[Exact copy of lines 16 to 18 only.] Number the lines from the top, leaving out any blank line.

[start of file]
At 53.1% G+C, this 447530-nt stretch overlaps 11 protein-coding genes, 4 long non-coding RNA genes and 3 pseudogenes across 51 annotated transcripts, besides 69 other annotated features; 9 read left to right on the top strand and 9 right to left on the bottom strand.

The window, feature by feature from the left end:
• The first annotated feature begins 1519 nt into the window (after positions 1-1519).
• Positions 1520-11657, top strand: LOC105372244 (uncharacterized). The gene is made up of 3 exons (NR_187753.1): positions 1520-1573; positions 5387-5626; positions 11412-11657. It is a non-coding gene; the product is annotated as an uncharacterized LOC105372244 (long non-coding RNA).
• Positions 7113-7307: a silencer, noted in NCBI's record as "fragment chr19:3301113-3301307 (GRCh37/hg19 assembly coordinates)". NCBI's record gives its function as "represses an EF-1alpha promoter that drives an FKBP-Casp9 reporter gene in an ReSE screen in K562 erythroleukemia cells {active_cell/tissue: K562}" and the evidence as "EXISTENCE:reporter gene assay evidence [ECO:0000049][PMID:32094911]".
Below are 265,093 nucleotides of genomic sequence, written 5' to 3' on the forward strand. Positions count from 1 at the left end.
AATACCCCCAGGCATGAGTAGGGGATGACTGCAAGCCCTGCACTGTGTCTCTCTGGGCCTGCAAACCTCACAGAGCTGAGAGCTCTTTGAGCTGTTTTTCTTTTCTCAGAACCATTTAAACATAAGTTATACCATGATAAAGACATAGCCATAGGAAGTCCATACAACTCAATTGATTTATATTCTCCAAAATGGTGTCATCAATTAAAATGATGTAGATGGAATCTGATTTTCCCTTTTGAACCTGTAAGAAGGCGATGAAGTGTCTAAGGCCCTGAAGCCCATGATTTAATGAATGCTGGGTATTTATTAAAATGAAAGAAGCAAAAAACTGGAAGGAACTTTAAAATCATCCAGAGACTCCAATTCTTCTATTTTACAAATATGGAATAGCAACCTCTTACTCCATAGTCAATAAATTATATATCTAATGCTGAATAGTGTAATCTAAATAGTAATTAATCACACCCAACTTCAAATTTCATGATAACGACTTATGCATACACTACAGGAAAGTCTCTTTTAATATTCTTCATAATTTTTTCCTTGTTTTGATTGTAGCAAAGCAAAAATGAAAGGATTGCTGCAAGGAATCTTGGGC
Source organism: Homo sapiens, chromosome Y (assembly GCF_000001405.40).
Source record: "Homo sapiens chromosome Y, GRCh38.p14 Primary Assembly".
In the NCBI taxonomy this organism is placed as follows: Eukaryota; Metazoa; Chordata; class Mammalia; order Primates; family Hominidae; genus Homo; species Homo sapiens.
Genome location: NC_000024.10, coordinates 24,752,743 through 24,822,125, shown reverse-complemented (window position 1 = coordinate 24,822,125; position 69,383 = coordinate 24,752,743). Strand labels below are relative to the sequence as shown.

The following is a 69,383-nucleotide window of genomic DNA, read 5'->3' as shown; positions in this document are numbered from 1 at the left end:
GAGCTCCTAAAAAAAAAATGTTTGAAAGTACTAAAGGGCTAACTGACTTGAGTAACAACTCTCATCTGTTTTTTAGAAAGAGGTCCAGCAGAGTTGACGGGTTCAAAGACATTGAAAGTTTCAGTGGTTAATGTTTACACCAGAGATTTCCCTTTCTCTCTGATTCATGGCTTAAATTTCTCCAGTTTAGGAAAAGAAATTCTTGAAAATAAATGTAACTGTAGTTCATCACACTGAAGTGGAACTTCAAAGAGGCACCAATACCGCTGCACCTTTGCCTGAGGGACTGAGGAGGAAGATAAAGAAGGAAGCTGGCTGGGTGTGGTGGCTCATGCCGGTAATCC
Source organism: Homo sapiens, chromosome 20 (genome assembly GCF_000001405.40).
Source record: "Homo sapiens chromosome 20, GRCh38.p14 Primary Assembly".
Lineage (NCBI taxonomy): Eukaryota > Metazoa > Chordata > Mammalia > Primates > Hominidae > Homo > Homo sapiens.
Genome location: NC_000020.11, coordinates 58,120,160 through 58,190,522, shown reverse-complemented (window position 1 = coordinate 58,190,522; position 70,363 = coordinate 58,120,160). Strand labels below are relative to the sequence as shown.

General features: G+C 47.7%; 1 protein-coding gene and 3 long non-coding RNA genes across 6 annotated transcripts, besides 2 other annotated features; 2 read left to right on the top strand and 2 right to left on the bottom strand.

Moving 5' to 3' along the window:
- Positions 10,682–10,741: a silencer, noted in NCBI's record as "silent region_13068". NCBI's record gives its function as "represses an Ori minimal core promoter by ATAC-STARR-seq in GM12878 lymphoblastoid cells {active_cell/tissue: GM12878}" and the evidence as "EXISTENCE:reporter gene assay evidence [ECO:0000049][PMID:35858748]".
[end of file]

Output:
Lineage (NCBI taxonomy): Eukaryota > Metazoa > Chordata > Mammalia > Primates > Hominidae > Homo > Homo sapiens.
Genome location: NC_000020.11, coordinates 58,120,160 through 58,190,522, shown reverse-complemented (window position 1 = coordinate 58,190,522; position 70,363 = coordinate 58,120,160). Strand labels below are relative to the sequence as shown.

General features: G+C 47.7%; 1 protein-coding gene and 3 long non-coding RNA genes across 6 annotated transcripts, besides 2 other annotated features; 2 read left to right on the top strand and 2 right to left on the bottom strand.